Sidney, B.C.; The Town of Sidney recently reached an agreement in principle with developers Fraser McColl and Dan Robbins for the purchase of the Fire Hall property at 9837 Third Street and 2477 Sidney Avenue and the adjoining parking lot at 9821 Third Street. The successful proponents went through an extensive tender process, along with other qualified developers interested in purchasing the two parcels and redeveloping them based upon the Town’s current Official Community Plan (OCP) and Zoning designations (mixed-use commercial/residential).
The winning submission includes a purchase price of $9 million for the two properties, with the potential to increase that amount should Council approve additional square footage, up to the maximum floor area ratio (FAR) permitted under the current zoning.
The Fire Hall site and parking lot parcels are located in a downtown block that has the potential to allow up to six storeys mid-block, as identified in the OCP. The Downtown Local Area Plan (LAP) has long identified these lands for a higher and better use; this is one of the factors which led to the relocation of the Fire Hall. Also, as part of the redevelopment of the lands, at least 30 parking stalls must be maintained for public use.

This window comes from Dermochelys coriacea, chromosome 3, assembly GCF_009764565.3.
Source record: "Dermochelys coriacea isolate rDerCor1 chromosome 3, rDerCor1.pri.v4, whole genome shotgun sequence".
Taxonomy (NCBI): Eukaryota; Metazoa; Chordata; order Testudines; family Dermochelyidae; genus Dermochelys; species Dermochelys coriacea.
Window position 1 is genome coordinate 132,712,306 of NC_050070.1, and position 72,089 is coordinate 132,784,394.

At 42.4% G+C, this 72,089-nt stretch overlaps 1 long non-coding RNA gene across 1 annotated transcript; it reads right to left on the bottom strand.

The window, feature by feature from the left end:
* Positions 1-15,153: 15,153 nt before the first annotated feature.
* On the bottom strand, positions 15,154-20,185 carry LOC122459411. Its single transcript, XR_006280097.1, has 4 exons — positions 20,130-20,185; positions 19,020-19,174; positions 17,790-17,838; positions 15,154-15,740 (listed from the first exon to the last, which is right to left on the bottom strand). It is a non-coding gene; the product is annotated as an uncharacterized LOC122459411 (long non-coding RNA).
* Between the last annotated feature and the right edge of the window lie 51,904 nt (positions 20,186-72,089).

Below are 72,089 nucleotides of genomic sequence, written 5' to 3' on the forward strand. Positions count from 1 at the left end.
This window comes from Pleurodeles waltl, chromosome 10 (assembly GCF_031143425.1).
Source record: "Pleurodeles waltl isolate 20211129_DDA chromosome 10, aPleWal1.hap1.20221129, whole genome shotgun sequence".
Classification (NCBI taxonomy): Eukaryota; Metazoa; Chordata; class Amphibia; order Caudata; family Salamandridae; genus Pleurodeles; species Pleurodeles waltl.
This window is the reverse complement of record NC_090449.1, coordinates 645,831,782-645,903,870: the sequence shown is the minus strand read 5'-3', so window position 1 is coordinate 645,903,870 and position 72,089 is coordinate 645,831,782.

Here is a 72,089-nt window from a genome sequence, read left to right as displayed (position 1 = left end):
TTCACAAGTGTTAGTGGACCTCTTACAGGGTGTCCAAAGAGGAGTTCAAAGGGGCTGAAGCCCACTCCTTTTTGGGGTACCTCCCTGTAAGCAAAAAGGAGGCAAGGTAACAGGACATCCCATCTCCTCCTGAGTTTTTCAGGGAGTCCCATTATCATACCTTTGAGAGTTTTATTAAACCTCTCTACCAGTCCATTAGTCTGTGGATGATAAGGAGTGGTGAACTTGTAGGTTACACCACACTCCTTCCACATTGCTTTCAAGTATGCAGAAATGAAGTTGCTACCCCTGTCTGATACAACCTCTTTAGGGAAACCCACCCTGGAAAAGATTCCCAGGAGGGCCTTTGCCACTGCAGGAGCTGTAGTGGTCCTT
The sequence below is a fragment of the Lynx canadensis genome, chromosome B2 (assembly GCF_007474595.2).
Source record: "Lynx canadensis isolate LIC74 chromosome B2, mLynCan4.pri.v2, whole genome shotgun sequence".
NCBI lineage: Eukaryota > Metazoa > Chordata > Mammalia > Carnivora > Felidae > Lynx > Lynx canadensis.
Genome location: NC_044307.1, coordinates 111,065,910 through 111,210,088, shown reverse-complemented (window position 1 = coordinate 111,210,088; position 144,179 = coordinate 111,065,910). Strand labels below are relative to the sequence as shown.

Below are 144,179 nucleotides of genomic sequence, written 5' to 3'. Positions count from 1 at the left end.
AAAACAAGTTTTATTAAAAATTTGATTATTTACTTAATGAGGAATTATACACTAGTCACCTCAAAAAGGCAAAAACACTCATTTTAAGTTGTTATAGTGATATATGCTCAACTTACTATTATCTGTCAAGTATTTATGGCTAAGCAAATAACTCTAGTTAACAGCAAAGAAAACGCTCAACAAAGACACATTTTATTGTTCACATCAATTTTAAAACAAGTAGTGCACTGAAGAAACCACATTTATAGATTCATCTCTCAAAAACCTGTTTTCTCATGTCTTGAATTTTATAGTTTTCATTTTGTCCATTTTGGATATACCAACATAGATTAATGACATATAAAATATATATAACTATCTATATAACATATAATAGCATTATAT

Mayor Steve Price stated; “The Town received several excellent submissions and we thank everyone who took the time and effort to be a part of this process. In the end, Council feels we have made a well-researched, balanced choice that will be positive for the community while providing the intended funds required to offset the cost of building the new Community Safety Building.”
McColl and Robbins are responsible for a number of unique developments locally in Victoria and have a long history of proven success in delivering exceptionally high-quality projects. The objective of their Sidney proposal is for a mixed-use development in line with Sidney’s Official Community Plan.
Sidney Council has always included the sale of the Fire Hall as a means to partially offset the cost of the new Community Safety Building. The parking lot parcel was added to the equation when it became evident that the hot real estate market was going to cause cost overruns for the CSB. Fortunately, this same real estate market has resulted in a favourable selling price for these prime Town parcels. By leveraging the adjacent parking lot, the Town can keep the borrowing associated with the CSB to the earlier projections, and likely at the lower end of those projections.
It is important to note that the development of the site must still go through the regular planning and Council approval process, with the appropriate public notifications according to the Town’s guidelines, and that no OCP or Zoning amendments will be involved.